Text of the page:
Definition of Magic in Three Throws of the Die
The title of this essay matches its ambition: its purpose is nothing less than to define magic in modern philosophical terms. Yet the Wittgensteinianism of the title also reflects the irony of this ambition: through the metaphor of a thrice thrown die, the essay foregrounds the aleatoriness of its argument and the elusiveness of its object. Magic, it will be argued here, is a quality that is ascribed to a given object, and it is in that ascription, in the predicative assertion that a thing possesses magic, that its logic must be sought. However, rather than scan the history of esoteric or occult thought for such assertions, the essay will draw upon Ludwig Feuerbach’s The Essence of Christianity and Jean-Paul Sartre’s Sketch for a Theory of the Emotions to argue that magic is not so much a quality in itself as it is the emotional transformation of a pre-existing quality. Following Sartre’s view that emotion effects a magical transformation upon the world, the essay will conclude by arguing that the ascription of magic to a thing is true only if the very act of assertion transforms its ascriptive logic — emotionally, and, therefore, magically.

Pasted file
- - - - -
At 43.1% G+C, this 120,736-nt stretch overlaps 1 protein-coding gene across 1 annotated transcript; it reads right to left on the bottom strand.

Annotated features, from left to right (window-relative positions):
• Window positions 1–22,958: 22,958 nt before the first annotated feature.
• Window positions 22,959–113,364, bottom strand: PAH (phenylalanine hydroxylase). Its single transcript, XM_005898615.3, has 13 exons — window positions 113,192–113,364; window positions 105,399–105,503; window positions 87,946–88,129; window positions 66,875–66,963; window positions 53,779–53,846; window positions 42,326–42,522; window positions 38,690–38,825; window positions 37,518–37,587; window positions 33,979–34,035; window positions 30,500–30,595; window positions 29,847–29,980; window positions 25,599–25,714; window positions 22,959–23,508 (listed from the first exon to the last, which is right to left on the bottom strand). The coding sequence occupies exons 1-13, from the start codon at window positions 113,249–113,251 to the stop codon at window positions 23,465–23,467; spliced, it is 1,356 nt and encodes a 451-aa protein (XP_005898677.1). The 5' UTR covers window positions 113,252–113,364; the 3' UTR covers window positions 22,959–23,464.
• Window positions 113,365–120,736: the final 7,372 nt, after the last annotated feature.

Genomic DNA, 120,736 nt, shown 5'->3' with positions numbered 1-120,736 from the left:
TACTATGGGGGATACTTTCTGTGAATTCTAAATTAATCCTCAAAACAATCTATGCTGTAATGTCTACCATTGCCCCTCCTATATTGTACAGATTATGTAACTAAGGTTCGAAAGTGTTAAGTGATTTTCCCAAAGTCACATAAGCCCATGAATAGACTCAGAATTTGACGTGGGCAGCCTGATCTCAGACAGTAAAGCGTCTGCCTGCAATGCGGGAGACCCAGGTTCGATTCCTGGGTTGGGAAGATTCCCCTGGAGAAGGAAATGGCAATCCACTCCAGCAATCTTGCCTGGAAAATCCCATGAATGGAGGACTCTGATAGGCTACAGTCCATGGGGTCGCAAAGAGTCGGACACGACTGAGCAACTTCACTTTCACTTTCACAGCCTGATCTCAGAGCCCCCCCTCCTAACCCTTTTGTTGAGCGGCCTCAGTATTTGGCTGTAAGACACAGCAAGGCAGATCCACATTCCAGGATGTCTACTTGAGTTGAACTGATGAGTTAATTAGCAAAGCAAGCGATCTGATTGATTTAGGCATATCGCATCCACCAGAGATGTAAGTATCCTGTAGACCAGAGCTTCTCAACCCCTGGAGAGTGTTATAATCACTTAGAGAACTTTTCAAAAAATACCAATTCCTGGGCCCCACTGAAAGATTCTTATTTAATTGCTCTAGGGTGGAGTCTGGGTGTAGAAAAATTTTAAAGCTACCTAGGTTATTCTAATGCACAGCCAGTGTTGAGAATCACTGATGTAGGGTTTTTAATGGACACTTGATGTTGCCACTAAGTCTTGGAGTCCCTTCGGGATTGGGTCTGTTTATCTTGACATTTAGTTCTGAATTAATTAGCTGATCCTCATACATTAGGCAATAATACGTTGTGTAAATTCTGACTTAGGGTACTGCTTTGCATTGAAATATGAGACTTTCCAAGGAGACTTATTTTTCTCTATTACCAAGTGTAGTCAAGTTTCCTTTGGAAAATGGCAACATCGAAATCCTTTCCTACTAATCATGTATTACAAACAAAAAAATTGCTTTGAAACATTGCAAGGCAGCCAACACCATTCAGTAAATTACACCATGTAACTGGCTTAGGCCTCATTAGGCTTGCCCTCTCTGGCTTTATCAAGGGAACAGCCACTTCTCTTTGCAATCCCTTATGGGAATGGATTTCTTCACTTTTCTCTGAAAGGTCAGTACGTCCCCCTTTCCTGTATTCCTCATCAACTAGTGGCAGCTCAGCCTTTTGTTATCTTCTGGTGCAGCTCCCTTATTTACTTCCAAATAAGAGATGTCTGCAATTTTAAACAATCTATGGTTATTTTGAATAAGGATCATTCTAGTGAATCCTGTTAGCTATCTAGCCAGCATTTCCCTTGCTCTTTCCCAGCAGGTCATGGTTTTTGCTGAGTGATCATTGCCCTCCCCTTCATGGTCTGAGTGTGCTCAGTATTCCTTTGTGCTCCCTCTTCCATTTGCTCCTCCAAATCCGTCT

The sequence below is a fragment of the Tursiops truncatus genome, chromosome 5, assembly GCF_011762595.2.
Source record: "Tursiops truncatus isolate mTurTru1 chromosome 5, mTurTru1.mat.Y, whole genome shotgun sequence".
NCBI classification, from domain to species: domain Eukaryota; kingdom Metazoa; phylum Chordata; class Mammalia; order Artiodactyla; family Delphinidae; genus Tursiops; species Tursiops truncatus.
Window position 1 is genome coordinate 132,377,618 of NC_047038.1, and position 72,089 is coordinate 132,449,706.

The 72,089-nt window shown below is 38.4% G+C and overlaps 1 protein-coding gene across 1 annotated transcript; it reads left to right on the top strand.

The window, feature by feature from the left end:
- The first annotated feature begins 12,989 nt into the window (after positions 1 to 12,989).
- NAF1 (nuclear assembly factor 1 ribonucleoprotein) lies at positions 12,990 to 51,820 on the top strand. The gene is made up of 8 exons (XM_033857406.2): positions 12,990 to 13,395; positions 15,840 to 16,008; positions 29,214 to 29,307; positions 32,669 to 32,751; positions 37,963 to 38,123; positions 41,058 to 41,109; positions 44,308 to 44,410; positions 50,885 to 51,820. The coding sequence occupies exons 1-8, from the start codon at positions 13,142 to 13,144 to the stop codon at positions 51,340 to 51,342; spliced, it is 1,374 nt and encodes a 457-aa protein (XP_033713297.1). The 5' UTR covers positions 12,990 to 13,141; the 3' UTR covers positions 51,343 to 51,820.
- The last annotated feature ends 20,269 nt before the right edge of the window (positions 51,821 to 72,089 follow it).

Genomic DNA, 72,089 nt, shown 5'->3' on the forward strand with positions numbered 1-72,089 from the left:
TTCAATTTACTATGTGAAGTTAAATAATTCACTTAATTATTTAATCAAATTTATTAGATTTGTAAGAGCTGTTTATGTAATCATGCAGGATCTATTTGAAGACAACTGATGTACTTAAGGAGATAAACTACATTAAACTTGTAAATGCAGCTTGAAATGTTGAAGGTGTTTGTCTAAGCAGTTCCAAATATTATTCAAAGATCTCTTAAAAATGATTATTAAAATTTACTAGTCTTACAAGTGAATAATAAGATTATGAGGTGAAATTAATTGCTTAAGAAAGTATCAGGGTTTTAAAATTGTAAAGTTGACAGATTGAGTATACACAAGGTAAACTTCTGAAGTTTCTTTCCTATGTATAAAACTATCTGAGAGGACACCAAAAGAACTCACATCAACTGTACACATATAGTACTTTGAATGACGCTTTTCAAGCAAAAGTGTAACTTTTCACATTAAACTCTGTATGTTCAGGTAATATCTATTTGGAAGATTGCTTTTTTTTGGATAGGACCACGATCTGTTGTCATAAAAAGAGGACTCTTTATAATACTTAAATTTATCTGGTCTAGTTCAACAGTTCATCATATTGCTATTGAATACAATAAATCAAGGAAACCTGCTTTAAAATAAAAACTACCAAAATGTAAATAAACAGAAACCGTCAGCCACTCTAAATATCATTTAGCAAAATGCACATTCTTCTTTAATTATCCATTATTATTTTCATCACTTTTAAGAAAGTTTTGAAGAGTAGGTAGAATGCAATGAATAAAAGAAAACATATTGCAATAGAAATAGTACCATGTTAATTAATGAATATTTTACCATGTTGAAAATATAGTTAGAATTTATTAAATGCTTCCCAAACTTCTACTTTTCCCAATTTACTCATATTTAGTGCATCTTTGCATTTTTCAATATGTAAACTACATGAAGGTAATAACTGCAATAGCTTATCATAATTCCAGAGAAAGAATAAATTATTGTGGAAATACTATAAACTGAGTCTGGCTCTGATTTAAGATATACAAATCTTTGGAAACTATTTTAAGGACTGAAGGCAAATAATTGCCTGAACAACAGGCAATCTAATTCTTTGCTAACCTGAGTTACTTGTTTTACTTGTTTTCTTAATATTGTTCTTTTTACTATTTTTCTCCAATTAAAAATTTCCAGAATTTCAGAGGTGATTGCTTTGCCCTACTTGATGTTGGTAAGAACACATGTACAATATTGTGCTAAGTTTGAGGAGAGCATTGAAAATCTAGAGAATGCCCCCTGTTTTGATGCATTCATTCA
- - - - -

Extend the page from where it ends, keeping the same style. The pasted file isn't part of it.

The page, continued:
emotion; language; logic; magic; Sartre, Jean-Paul; Feuerbach, Ludwig